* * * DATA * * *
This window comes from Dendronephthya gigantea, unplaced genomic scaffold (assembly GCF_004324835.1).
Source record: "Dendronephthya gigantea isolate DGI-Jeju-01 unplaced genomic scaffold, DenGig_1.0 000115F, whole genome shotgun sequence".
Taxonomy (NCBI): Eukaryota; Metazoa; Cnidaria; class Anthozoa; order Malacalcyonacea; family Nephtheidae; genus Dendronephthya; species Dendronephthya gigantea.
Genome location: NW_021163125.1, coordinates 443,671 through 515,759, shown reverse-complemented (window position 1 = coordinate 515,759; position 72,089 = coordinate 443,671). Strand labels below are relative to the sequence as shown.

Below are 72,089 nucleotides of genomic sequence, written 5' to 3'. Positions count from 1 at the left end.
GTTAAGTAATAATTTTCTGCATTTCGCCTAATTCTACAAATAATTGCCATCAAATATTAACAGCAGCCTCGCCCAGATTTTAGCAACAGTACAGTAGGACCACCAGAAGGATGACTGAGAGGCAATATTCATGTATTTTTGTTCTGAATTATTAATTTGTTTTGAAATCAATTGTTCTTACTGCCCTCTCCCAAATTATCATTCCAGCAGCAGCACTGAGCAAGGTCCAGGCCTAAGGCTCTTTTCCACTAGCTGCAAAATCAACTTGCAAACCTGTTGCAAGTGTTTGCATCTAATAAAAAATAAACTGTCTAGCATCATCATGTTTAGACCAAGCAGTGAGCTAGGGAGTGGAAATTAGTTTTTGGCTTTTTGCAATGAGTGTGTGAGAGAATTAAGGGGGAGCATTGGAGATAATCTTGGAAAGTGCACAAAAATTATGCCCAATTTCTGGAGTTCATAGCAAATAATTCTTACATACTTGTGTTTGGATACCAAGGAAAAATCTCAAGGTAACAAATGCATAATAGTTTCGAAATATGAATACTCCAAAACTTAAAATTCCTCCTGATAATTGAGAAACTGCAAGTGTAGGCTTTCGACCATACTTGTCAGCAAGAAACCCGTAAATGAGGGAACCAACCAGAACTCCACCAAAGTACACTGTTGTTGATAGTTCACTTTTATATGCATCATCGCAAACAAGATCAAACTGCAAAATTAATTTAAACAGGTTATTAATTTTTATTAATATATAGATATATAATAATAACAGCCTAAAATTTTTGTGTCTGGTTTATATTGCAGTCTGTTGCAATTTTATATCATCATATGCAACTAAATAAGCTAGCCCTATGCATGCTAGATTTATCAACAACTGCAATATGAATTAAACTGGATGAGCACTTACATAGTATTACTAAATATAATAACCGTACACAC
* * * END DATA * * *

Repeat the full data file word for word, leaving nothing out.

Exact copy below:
This window comes from Dendronephthya gigantea, unplaced genomic scaffold (assembly GCF_004324835.1).
Source record: "Dendronephthya gigantea isolate DGI-Jeju-01 unplaced genomic scaffold, DenGig_1.0 000115F, whole genome shotgun sequence".
Taxonomy (NCBI): Eukaryota; Metazoa; Cnidaria; class Anthozoa; order Malacalcyonacea; family Nephtheidae; genus Dendronephthya; species Dendronephthya gigantea.
Genome location: NW_021163125.1, coordinates 443,671 through 515,759, shown reverse-complemented (window position 1 = coordinate 515,759; position 72,089 = coordinate 443,671). Strand labels below are relative to the sequence as shown.

Below are 72,089 nucleotides of genomic sequence, written 5' to 3'. Positions count from 1 at the left end.
GTTAAGTAATAATTTTCTGCATTTCGCCTAATTCTACAAATAATTGCCATCAAATATTAACAGCAGCCTCGCCCAGATTTTAGCAACAGTACAGTAGGACCACCAGAAGGATGACTGAGAGGCAATATTCATGTATTTTTGTTCTGAATTATTAATTTGTTTTGAAATCAATTGTTCTTACTGCCCTCTCCCAAATTATCATTCCAGCAGCAGCACTGAGCAAGGTCCAGGCCTAAGGCTCTTTTCCACTAGCTGCAAAATCAACTTGCAAACCTGTTGCAAGTGTTTGCATCTAATAAAAAATAAACTGTCTAGCATCATCATGTTTAGACCAAGCAGTGAGCTAGGGAGTGGAAATTAGTTTTTGGCTTTTTGCAATGAGTGTGTGAGAGAATTAAGGGGGAGCATTGGAGATAATCTTGGAAAGTGCACAAAAATTATGCCCAATTTCTGGAGTTCATAGCAAATAATTCTTACATACTTGTGTTTGGATACCAAGGAAAAATCTCAAGGTAACAAATGCATAATAGTTTCGAAATATGAATACTCCAAAACTTAAAATTCCTCCTGATAATTGAGAAACTGCAAGTGTAGGCTTTCGACCATACTTGTCAGCAAGAAACCCGTAAATGAGGGAACCAACCAGAACTCCACCAAAGTACACTGTTGTTGATAGTTCACTTTTATATGCATCATCGCAAACAAGATCAAACTGCAAAATTAATTTAAACAGGTTATTAATTTTTATTAATATATAGATATATAATAATAACAGCCTAAAATTTTTGTGTCTGGTTTATATTGCAGTCTGTTGCAATTTTATATCATCATATGCAACTAAATAAGCTAGCCCTATGCATGCTAGATTTATCAACAACTGCAATATGAATTAAACTGGATGAGCACTTACATAGTATTACTAAATATAATAACCGTACACAC